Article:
The four Macdonald sisters appeared at first to be completely unremarkable Victorians, daughters of a long-forgotten Methodist preacher. One married a successful ironmonger. One married an artist from a fairly good family, and another married an artist from no family at all. The fourth married an art teacher.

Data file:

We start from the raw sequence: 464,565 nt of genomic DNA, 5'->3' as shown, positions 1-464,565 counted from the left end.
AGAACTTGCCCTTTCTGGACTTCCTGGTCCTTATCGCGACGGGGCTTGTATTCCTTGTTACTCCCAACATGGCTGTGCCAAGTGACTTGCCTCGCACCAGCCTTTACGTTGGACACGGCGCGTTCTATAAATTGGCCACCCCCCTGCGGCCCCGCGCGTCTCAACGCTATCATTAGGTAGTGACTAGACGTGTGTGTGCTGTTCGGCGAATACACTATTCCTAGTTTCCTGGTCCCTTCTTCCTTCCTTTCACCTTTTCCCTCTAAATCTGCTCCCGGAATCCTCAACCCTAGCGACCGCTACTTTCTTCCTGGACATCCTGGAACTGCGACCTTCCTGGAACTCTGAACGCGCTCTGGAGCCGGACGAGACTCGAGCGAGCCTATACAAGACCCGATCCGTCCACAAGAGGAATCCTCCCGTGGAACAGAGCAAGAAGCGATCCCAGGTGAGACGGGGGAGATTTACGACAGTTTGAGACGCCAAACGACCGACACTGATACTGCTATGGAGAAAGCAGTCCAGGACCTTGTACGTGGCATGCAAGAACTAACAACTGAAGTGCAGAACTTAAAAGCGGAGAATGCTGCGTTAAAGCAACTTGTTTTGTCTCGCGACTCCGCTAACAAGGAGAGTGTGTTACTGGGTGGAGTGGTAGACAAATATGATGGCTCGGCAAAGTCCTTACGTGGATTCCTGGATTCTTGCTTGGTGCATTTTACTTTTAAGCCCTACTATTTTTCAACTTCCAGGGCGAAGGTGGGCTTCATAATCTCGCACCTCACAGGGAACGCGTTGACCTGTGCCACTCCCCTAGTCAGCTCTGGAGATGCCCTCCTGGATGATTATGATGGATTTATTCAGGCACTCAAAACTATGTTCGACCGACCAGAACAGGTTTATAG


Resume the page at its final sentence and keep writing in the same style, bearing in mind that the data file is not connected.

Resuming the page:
Or, in other words, one sister was the wife of Burne-Jones, another was married to the head of the Royal Academy and of the National Gallery. The third was Rudyard Kipling’s mother, and the fourth was the mother of Stanley Baldwin, thrice Prime Minister. But these were not the Peabody sisters, excelling their peers in reading and feeling, nor were they the Mitford girls, awash in a sea of wealth and beauty. They had scant money and none of their talents seem exceptional, and still things turned out as they did. Flanders explore the story of their interconnected lives, trying to discover the answer to the unknowable question: what made these seemingly unremarkable sisters the focus for so much success?